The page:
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Youngest coronary heart recipient at St. Louis Kids's Hospital celebrates 30 years with donor coronary heart – jj

Youngest coronary heart recipient at St. Louis Kids's Hospital celebrates 30 years with donor coronary heart


ST. LOUIS (KMOV.com) — A St. Louis man is celebrating a huge milestone this fall, at the same time St. Louis Children’s Hospital also marks an important achievement.

Thirty years ago, Brett Meyers was just a couple months old when he got a heart transplant at St. Louis Children’s Hospital. At the time, he was the youngest patient at Children’s to undergo a procedure like that.

Meyers was born missing part of his left ventricle. At the time of his procedure, doctors had only been doing heart transplants in adults for less than 20 years.

“It was very overwhelming, and very scary to go through everything because at that time, unfortunately, kids born with hypoplastic left, not too many of them made it. So, we were fortunate to live in St. Louis and have Children’s on hand,” said Susan Meyers, Brett’s mom.

“Back in the 80s, we didn’t know a lot about solid organ transplant in children, period. So, we were extrapolating things that the adults were doing,” said Dr. Charles Canter, the pediatric cardiologist at St. Louis Children’s Hospital who coordinated Meyer’s care at the time.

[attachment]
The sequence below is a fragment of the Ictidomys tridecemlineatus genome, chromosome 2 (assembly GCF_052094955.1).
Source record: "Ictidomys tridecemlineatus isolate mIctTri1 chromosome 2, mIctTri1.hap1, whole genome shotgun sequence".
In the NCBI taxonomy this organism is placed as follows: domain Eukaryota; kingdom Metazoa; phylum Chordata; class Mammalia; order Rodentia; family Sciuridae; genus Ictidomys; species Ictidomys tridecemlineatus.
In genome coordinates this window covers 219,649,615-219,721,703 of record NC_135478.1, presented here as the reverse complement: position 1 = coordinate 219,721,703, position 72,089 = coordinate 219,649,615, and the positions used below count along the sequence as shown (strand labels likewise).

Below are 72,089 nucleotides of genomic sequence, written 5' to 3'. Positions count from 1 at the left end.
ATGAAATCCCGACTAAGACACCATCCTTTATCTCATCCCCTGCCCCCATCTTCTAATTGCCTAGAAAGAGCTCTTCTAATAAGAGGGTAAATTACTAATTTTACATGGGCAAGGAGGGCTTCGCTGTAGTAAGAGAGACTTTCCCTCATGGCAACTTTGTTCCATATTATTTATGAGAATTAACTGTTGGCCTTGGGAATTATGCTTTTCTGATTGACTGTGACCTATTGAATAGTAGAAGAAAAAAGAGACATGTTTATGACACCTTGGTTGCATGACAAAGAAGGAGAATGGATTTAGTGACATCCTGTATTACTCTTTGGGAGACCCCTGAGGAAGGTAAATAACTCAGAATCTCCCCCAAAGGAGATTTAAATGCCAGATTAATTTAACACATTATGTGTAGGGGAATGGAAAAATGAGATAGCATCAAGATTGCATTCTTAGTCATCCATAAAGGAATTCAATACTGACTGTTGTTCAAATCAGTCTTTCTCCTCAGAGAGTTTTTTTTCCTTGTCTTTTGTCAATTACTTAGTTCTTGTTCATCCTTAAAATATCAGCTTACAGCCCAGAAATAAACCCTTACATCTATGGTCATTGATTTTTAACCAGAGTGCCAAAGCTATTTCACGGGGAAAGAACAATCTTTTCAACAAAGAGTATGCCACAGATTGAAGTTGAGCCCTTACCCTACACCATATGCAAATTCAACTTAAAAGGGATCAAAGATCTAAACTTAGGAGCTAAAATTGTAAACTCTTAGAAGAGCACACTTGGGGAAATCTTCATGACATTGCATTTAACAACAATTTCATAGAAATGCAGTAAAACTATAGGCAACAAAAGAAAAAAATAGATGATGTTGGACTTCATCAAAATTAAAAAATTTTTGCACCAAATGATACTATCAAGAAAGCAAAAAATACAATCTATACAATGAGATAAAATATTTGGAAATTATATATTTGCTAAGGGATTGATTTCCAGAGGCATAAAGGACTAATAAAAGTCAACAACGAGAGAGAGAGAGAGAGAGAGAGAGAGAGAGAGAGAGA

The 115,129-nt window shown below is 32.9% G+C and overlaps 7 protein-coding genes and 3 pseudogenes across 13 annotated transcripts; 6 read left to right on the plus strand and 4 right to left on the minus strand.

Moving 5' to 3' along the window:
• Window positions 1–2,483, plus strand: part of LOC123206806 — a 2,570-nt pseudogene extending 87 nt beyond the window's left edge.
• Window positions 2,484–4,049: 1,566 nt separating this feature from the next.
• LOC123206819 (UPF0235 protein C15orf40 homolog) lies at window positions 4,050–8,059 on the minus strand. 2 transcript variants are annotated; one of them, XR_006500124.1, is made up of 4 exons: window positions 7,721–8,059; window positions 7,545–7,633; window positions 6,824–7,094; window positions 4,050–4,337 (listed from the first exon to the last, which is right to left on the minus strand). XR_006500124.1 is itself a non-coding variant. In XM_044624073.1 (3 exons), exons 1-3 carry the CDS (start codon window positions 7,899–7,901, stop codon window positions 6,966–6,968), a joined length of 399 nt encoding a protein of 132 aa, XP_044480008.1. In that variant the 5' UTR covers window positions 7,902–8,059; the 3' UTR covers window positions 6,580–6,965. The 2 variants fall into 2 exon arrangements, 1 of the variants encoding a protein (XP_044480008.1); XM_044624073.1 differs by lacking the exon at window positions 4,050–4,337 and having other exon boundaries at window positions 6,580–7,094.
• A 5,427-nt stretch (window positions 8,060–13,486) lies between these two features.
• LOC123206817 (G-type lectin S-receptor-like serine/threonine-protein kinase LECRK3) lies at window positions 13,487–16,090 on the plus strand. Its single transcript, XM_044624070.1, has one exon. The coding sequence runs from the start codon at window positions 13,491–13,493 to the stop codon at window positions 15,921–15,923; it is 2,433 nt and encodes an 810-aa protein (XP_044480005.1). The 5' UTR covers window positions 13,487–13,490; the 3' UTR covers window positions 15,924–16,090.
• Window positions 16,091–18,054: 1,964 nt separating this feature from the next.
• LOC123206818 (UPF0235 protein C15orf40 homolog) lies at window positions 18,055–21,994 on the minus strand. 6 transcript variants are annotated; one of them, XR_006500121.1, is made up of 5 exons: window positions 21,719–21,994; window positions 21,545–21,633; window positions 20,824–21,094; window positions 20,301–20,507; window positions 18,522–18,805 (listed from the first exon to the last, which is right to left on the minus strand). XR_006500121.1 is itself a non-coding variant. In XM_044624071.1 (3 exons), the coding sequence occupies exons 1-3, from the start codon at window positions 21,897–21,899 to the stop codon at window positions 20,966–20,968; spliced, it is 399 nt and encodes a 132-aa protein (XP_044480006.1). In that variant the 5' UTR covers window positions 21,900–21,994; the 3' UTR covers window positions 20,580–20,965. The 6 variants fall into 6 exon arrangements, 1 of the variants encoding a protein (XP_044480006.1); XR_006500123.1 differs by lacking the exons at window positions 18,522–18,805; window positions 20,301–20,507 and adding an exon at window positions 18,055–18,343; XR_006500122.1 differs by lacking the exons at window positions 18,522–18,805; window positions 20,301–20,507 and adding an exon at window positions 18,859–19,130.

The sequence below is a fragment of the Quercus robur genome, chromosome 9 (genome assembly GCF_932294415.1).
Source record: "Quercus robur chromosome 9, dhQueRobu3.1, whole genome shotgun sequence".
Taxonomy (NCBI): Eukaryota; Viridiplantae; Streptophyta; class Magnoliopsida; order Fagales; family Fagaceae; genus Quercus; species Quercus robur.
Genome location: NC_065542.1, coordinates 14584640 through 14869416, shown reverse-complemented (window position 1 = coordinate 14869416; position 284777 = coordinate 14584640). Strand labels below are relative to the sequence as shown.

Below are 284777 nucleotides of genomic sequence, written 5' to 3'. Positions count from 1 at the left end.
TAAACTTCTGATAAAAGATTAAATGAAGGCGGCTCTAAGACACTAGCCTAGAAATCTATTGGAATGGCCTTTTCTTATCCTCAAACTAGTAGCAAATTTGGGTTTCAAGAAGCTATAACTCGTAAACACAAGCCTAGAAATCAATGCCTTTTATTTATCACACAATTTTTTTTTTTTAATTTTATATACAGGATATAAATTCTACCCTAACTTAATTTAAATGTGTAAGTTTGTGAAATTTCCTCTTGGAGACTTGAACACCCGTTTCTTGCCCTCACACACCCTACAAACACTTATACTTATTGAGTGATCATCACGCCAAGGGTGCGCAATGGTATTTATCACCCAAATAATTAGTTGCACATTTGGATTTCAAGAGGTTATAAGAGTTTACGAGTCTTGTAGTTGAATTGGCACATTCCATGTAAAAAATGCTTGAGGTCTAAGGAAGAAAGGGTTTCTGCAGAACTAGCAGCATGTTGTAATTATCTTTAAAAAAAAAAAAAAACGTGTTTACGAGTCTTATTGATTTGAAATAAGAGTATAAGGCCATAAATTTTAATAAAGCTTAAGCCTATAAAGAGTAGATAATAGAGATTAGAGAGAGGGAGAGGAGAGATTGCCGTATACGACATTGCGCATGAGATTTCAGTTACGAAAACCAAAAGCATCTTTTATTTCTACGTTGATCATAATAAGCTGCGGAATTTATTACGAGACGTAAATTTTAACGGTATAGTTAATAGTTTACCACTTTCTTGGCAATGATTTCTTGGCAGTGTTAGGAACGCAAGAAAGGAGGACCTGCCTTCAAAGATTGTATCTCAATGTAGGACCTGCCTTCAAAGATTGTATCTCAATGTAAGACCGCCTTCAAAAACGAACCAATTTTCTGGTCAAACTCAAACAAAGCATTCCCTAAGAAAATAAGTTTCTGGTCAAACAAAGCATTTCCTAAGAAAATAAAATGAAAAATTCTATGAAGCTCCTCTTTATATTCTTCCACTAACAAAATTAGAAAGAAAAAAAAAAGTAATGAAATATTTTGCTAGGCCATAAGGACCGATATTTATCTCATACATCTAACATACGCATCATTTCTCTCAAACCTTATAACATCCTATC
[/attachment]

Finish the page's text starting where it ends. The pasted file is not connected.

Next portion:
Canter said, at that time, they were just hoping to get ten years out of Meyer’s donor heart. Now, 30 years later, Meyers is happy, active, working and volunteering.

“Brett is a poster child for heart transplant. He’s done extremely well. Thirty years is a wonderful milestone. That’s a very long time to be living with another organ. We’ve generally seen our outcomes with heart transplant have continued to get better,” said Dr. Joel Schilling, Washington University cardiologist at Barnes-Jewish Hospital who now overseas Meyer’s cardiology care as an adult.

Meyers’ family continues to be grateful for all the medical support over all these years, as well as to the family of the donor. 

“I think one of the big things is, for those who are on the donating side, we are so fortunate that at your time of grief, that you thought to go ahead and donate the organs of your loved one so that someone, a family like ours, could benefit. And now, thirty years later, he is still doing well and enjoying life and having fun,” said Susan Meyers.

That is important to keep in mind as the hospital marks a recent accomplishment. According to a St. Louis Children’s Hospital spokesperson, the hospital’s heart transplant program, in the past year, had a 100 percent pediatric survival rate, successfully transplanting hearts in 41 young patients.

Copyright 2019 KMOV (Meredith Corporation). All rights reserved

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